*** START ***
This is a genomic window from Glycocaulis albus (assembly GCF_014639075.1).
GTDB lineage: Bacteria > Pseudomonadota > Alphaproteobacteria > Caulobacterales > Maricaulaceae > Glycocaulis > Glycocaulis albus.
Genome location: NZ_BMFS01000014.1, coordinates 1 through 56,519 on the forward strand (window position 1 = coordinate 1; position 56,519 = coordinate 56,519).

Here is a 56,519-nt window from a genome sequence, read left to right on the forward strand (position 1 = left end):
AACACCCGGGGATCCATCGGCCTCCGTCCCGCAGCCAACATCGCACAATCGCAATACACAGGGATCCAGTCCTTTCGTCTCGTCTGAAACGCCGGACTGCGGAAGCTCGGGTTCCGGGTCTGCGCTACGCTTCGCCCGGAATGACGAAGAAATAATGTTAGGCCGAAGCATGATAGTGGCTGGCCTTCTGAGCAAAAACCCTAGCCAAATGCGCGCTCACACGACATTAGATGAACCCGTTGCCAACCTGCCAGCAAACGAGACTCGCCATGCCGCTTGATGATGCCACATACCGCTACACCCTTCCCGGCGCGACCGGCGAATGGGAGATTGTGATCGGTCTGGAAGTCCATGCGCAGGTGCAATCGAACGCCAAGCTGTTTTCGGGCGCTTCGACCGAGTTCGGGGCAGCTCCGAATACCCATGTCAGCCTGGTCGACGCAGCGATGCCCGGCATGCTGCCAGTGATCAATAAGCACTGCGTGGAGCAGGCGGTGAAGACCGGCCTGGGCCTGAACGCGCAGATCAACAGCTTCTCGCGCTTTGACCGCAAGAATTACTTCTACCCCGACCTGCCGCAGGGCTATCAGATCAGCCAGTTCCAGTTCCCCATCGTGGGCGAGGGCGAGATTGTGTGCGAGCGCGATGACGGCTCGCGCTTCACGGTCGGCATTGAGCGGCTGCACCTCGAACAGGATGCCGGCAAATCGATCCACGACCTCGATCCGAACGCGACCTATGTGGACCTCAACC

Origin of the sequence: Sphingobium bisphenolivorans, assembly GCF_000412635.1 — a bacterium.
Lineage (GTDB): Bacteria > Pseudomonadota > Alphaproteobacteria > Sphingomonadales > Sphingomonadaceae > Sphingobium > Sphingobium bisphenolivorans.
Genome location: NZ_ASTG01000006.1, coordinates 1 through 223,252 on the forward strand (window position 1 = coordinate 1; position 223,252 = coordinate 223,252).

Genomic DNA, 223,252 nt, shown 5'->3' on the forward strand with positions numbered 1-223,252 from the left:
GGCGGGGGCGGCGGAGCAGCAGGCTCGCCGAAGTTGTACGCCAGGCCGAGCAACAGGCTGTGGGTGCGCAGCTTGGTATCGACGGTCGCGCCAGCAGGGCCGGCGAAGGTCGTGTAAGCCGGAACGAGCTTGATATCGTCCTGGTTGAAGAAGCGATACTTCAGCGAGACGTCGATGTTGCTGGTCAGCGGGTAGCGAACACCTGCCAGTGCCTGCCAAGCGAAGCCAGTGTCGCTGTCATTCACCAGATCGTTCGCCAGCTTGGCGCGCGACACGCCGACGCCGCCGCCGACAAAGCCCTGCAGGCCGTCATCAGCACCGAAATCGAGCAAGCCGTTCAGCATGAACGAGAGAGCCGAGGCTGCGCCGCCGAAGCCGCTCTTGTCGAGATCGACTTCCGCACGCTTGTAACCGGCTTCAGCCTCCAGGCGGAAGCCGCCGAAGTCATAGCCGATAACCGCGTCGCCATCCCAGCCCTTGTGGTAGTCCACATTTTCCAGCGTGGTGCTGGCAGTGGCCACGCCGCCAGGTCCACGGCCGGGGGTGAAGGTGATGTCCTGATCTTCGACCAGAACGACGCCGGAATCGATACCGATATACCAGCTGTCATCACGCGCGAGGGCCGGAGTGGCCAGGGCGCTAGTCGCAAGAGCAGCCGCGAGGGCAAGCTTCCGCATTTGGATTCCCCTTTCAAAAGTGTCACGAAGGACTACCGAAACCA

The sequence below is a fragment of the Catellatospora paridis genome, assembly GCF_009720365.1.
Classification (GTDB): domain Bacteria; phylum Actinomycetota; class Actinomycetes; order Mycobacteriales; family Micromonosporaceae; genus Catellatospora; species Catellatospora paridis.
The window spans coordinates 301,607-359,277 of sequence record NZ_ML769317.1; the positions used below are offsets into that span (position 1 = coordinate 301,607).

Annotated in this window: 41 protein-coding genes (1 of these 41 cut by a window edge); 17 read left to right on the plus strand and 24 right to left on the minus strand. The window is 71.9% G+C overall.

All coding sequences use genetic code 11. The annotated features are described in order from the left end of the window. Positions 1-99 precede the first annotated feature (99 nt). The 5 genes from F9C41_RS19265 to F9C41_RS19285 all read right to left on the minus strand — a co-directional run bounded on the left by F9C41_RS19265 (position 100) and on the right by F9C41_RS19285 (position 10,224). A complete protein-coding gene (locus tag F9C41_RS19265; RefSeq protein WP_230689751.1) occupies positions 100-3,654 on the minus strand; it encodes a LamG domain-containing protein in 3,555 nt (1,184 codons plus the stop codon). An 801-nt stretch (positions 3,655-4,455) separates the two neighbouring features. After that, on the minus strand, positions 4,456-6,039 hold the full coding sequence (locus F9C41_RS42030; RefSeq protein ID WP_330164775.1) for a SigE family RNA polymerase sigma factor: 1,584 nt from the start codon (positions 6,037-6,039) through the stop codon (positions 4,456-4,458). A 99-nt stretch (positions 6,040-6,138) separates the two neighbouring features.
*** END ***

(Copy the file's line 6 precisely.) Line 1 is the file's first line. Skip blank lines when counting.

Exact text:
Origin of the sequence: Sphingobium bisphenolivorans, assembly GCF_000412635.1 — a bacterium.